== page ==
Although the disclosure has been presented with reference only to the presently preferred embodiments, those of ordinary skill in the art will appreciate that various modifications can be made without departing from this disclosure. As such, the disclosure is defined only by the following claims and recited limitations.

Claims

1. A method of authenticating images received from a client device and providing authenticated image files, the method being implemented by an authentication server having one or more processors programmed to perform the method, the method comprising:

receiving, by the authentication server, an image file from the client device via a network;
responsive to receipt of the image file, obtaining, by the authentication server, authentication information;
generating, by the authentication server, an authenticated image file based on the image file and the authentication information;
receiving, by the authentication server, through a third party site, a request for the authenticated image file or the authentication information; and
responsive to the request, providing, by the authentication server, the authenticated image file or the authentication information.

2. The method of claim 1, wherein obtaining the authentication information comprises:

determining, by the authentication server, a server-derived date and time, wherein the server-derived date and time indicates a date and time at which the image file was received from the client device and is independent of a client-derived date and time determined at the client device.

3. The method of claim 2, wherein obtaining the authentication information comprises:

obtaining, by the authentication server, geolocation information from an image authentication application executing at the client device and in communication with the authentication server, wherein the geolocation information comprises information obtained by the image authentication application based on a geolocation function of the client device to prevent alteration of the geolocation information by a user of the client device.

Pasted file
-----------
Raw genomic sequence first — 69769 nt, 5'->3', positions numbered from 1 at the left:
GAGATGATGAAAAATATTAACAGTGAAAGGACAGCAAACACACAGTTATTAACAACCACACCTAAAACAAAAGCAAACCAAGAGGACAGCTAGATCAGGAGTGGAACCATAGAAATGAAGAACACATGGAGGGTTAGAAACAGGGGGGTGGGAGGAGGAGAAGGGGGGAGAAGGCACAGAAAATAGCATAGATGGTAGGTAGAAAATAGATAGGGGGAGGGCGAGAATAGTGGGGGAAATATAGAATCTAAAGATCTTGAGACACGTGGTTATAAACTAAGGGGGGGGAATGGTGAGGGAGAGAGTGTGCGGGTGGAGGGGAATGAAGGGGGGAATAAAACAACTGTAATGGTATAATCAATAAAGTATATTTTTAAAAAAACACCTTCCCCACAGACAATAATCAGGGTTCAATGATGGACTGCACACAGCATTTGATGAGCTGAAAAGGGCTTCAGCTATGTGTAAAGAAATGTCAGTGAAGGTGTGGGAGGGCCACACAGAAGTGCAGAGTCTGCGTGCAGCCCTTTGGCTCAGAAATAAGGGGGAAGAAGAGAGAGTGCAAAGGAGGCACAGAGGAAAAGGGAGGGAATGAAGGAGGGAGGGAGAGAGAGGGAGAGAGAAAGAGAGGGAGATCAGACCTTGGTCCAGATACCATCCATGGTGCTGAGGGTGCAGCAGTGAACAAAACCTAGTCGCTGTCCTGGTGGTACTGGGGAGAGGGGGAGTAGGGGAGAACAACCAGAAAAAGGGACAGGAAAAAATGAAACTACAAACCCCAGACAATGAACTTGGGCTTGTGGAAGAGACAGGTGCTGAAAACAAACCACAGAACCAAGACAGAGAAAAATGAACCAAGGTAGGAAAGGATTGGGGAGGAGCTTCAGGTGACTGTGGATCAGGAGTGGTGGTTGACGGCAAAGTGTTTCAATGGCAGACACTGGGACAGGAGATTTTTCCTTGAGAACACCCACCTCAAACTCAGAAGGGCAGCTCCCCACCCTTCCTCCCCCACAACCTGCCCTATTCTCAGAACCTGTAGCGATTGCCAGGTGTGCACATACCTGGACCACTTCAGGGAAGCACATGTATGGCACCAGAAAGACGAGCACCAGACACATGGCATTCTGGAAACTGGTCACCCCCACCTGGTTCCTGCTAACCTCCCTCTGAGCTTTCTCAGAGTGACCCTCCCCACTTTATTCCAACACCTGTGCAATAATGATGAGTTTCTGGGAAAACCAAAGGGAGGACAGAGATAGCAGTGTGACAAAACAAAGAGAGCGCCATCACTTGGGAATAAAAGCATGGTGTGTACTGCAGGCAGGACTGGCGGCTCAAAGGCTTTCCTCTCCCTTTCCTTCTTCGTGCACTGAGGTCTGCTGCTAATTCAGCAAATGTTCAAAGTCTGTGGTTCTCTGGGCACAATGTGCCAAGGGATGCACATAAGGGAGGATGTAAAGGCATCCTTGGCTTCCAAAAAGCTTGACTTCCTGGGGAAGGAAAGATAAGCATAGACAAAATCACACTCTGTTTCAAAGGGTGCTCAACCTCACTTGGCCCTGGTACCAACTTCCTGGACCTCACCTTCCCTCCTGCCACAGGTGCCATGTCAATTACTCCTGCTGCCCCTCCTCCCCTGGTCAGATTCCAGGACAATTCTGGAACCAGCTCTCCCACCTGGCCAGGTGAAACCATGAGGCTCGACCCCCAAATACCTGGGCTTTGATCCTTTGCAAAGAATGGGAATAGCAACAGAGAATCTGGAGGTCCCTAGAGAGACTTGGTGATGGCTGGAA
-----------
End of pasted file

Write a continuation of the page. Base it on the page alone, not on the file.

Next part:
4. The method of claim 1, wherein obtaining the authentication information comprises:

obtaining, by the authentication server, date and time information from an image authentication application executing at the client device and in communication with the authentication server, wherein the date and time information comprises information obtained by the image authentication application based on a clock function to prevent alteration of the date and time information by a user of the client device.

5. The method of claim 1, wherein receiving, through the third party site, the request for the authenticated image file or the authentication information comprises:

receiving, by the authentication server, the request from the third party site to a website hosted by the authentication server.

6. The method of claim 5, the method further comprising:

placing, by the authentication server, the authenticated image file at a file location linked to by a uniform resource indicator, wherein receiving the request comprises receiving a request associated with the uniform resource indicator.